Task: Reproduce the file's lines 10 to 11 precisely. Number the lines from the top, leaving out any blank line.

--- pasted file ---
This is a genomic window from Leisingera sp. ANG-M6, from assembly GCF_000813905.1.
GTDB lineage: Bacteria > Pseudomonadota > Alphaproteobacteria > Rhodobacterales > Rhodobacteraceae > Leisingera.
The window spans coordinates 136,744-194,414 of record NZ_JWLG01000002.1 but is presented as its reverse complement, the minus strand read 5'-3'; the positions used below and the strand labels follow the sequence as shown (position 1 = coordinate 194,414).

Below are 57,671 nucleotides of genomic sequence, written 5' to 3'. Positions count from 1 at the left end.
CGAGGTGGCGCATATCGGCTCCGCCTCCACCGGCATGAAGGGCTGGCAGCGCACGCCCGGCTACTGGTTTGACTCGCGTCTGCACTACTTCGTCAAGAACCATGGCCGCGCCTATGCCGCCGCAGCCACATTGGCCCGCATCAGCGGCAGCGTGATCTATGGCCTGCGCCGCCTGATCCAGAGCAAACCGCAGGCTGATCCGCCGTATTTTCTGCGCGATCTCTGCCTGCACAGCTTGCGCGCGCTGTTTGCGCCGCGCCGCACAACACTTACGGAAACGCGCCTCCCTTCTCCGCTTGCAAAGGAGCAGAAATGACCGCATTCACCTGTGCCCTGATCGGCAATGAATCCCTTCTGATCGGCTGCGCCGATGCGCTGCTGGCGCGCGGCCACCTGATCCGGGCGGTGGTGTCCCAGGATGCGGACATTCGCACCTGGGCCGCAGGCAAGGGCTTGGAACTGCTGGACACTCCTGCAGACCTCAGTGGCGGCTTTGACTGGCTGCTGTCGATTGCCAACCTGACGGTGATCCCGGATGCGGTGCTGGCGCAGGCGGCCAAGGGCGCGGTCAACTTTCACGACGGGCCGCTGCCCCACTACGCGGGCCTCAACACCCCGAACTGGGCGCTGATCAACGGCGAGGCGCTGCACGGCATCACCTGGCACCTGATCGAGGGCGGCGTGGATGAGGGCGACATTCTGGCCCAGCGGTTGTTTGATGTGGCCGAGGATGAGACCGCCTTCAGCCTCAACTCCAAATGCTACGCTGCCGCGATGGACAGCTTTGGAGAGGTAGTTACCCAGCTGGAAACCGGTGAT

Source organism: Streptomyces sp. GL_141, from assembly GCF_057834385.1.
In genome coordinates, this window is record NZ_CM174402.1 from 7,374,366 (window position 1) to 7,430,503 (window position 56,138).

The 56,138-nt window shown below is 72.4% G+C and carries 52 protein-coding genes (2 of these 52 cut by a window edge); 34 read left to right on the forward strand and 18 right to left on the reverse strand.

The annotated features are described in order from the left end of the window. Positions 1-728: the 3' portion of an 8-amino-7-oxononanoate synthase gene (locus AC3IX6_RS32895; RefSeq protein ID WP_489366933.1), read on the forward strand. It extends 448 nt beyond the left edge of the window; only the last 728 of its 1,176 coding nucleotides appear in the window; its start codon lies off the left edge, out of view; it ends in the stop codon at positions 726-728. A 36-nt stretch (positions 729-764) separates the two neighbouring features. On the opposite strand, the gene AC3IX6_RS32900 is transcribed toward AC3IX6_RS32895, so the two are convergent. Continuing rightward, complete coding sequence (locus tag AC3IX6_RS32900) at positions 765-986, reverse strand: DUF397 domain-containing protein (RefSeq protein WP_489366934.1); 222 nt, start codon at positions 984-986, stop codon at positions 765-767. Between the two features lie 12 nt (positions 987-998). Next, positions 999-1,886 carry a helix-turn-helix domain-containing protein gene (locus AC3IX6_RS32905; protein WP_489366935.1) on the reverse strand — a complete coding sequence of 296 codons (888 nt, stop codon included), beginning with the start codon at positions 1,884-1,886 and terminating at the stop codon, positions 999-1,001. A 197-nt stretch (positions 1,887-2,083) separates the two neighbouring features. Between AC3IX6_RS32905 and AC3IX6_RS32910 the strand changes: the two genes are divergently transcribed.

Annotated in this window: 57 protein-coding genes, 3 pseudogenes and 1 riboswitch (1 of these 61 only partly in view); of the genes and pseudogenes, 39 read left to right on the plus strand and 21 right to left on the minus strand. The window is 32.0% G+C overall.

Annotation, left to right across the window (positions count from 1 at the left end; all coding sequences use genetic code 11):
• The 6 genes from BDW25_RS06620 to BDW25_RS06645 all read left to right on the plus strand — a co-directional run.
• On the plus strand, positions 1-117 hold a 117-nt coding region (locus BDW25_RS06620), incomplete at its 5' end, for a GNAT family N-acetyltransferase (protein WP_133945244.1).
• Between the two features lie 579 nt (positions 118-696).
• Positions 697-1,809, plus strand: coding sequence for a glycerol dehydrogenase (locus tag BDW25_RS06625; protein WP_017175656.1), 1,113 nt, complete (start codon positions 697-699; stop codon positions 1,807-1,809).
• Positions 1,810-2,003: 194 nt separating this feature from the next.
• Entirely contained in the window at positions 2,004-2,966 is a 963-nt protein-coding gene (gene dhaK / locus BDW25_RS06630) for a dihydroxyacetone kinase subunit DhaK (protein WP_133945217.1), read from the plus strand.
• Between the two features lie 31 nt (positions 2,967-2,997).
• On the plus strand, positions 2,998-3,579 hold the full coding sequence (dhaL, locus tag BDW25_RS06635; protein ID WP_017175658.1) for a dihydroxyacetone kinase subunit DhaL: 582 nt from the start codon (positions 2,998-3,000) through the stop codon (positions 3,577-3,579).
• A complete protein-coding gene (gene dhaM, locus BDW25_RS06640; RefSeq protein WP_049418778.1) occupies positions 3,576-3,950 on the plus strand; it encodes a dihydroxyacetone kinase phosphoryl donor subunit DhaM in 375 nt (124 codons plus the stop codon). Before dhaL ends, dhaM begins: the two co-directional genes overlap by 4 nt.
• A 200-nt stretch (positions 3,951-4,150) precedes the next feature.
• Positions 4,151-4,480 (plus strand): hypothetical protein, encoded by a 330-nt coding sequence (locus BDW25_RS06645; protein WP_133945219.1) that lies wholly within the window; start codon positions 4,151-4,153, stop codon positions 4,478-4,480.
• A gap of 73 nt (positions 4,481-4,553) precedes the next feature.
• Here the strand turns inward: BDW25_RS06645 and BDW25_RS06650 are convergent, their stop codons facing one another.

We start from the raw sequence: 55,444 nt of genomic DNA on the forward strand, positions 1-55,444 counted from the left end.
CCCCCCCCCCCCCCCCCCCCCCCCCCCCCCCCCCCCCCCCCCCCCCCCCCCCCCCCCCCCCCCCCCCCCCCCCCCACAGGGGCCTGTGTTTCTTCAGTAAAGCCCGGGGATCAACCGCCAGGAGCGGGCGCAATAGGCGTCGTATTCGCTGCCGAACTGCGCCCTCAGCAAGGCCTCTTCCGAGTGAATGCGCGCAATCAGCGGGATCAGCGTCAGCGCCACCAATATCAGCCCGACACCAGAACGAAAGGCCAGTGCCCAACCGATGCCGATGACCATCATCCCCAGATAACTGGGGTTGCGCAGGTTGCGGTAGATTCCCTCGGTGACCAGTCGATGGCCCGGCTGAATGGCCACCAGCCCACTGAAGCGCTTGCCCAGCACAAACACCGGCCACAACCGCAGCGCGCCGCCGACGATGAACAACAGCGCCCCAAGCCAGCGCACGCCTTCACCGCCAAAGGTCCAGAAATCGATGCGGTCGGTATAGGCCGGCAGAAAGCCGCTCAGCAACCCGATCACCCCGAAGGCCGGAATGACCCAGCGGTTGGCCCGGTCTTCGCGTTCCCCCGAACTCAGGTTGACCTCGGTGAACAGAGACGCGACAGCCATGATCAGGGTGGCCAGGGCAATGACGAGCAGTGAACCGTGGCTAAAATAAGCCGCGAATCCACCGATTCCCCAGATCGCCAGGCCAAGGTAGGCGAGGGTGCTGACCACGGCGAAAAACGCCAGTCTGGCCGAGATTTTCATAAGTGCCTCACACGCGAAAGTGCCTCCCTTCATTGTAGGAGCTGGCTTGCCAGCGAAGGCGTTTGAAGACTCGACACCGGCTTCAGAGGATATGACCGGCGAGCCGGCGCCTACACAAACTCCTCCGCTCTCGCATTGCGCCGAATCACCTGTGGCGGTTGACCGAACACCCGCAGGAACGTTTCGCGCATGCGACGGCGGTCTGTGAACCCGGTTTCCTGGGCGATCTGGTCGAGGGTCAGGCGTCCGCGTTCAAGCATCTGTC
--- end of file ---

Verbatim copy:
Annotated in this window: 57 protein-coding genes, 3 pseudogenes and 1 riboswitch (1 of these 61 only partly in view); of the genes and pseudogenes, 39 read left to right on the plus strand and 21 right to left on the minus strand. The window is 32.0% G+C overall.

Annotation, left to right across the window (positions count from 1 at the left end; all coding sequences use genetic code 11):